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Chávez’s Grand Illusions

5 minute read
Jorge Castañeda

The Venezuelan opposition’s decision to participate in the presidential election on April 14 may not immediately seem like a wise one. In the contest to succeed Hugo Chávez, little favors opposition candidate Henrique Capriles Radonski. The Chavista candidate, Nicolás Maduro, has already been sworn in as President; the deceased leader’s funeral turned into a campaign event with most of Latin America’s heads of state attending; and Maduro, Chávez’s handpicked successor, will have unlimited television and radio airtime at his disposal. Capriles obviously fears a replay of the 2005 parliamentary vote, when the anti-Chávez coalition abstained and was eliminated from the National Assembly. But perhaps Capriles’ decision to participate in this poll — a direct presidential election — is based on a more profound understanding of Venezuelan society, and of Chávez’s legacy, than many observers abroad may have.

Critics and supporters alike tend to emphasize two of Chávez’s achievements. The first is his restoration of a sense of dignity to a majority of the Venezuelan people, who had long been dominated by a corrupt, elitist oligarchy. The second achievement that is frequently touted is a significant reduction in the number of people living below the poverty line, going from a peak in 2003 of more than 62% (three years into Chávez’s rule; at the beginning of his first term, it was 46%) to approximately 28% in 2012. But, as Capriles knows, both claims are only partly true.

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Let’s take the poverty issue first. Nearly every country in Latin America has reduced poverty in the past decade. The reasons for this progress are well known: economic growth in Latin America has generally been strong during that period. That has benefited commodity-exporting countries like Brazil, Argentina and Venezuela. Furthermore, most governments have managed their accounts responsibly during this time of growth.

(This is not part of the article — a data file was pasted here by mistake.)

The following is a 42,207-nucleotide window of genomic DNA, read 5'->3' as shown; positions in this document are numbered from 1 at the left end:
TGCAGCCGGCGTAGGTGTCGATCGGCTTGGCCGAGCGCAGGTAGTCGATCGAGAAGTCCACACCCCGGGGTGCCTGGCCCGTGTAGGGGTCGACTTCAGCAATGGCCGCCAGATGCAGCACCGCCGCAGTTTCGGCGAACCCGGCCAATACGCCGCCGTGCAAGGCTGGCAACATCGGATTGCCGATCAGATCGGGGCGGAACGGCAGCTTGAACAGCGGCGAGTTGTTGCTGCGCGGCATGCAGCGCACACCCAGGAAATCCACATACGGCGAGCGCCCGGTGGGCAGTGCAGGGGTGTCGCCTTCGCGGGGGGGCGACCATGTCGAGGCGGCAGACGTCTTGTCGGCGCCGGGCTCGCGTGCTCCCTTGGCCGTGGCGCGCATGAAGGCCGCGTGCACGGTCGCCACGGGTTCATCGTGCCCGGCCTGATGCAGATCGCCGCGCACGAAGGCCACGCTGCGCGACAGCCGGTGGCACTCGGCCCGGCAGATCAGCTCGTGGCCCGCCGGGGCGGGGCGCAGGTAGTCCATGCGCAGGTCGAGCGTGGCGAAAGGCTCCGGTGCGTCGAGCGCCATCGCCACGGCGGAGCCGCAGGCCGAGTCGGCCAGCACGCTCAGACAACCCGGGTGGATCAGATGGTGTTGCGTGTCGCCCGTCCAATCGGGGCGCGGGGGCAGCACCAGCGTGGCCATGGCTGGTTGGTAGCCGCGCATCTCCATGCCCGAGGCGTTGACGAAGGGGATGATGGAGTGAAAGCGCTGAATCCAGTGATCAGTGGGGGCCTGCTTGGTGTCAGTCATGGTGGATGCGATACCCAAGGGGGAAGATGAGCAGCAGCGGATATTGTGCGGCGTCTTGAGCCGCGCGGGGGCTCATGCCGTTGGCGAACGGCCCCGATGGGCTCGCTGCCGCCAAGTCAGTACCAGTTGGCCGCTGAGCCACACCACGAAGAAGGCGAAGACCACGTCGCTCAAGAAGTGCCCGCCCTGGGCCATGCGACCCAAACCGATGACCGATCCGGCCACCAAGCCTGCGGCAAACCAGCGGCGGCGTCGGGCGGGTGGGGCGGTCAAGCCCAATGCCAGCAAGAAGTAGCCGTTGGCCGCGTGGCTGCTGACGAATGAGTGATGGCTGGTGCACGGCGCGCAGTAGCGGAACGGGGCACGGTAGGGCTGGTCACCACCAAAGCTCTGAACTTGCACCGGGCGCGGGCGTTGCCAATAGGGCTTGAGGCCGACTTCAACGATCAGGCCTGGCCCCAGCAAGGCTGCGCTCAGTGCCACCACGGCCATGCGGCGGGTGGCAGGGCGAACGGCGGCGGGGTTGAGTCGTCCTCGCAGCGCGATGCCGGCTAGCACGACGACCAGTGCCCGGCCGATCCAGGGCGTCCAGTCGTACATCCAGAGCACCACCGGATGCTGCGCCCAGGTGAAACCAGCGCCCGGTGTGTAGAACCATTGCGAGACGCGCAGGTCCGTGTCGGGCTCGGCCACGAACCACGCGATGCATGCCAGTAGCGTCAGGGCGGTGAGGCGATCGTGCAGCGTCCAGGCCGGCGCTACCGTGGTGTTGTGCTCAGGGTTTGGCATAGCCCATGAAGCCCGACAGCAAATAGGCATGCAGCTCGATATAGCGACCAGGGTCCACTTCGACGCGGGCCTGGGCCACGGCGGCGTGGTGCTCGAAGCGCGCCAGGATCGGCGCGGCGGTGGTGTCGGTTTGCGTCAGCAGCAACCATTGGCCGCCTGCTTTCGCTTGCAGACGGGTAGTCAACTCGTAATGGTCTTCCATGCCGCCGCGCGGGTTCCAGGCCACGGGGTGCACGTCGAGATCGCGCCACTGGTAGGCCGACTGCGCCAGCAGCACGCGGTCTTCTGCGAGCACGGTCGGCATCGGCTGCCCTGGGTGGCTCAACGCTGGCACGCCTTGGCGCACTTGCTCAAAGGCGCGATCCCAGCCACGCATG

This has led to a reduction not only in poverty but also in inequality. According to an essay by Nora Lustig of Tulane University in New Orleans, published recently in Current History, from 2000 to 2010, “income inequality had declined in all 17 Latin American countries for which comparable data exist.”

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The difference with Venezuela, of course, is that Chávez spent an estimated $1 trillion in achieving the same feat his colleagues did, in a country with one-sixth the population of Brazil and slightly more than one-quarter that of Mexico. Social spending in those two countries also increased during these years but on a much lower level in per capita terms and as a percentage of national income. Moreover, the corollaries of “Bolivarian socialism of the 21st century” — the destruction of the country’s industrial base, the increase in violence, the explosion of its foreign debt and the depletion of its hard-currency reserves — are either absent or far less present in most other countries in the region.

The other main achievement the late President’s followers like to trumpet — that he allowed Venezuelans to feel that their leader was looking out for them — is a bit more robust, but not by much. It is true that Venezuela is a rich nation whose natural resources have been exploited by the elites. But it is equally true that Venezuela had enjoyed, until Chávez, 40 years of democratic rule. Large swaths of Venezuelan society rightly felt excluded from a cozy arrangement whereby two parties dominated politics, but much of the rest of the population had grown into an aspiring middle class. That divide in the country is greater today than ever.

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It may well be that Chávez’s purported feats and popularity will outlive him. Instead of a simple rotation of the elites, as there was in the decades before him, perhaps what occurred during his time in power was the advent of a political leadership that looks, talks and worships like the majority of Venezuelans. In that case, Maduro’s defeat of Capriles will be effortless. But whatever the outcome of these next elections, all the mourning and embalming — Chávez’s body is to be put on display in a museum — will not alter a simple fact: Venezuela and its people are not clearly better off than if the country had simply followed the region’s inertial movement, largely driven by outside events. And whatever modest improvements they may have been blessed with were certainly not worth $1 trillion.

Castañeda was Foreign Minister of Mexico and teaches Latin American studies at New York University

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